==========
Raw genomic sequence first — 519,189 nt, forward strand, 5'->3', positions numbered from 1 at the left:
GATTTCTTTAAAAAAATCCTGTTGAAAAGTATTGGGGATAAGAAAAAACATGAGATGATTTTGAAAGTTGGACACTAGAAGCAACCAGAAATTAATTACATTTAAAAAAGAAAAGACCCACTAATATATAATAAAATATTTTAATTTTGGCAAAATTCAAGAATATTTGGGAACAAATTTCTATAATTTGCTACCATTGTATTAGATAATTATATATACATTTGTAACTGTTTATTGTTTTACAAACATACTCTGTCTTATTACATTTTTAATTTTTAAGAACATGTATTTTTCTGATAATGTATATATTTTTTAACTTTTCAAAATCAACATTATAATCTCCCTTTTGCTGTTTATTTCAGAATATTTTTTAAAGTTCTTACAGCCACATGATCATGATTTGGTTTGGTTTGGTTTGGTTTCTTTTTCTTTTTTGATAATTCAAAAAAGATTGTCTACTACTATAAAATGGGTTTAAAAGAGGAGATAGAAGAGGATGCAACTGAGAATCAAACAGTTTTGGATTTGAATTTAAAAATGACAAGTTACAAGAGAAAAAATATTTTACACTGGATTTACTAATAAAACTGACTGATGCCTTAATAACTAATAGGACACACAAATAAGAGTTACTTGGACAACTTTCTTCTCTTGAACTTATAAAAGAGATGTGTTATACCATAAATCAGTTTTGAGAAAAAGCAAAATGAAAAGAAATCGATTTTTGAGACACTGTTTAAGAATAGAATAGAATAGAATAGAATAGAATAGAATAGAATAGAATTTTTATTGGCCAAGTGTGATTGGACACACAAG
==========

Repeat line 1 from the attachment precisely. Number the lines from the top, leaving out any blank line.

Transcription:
Raw genomic sequence first — 519,189 nt, forward strand, 5'->3', positions numbered from 1 at the left: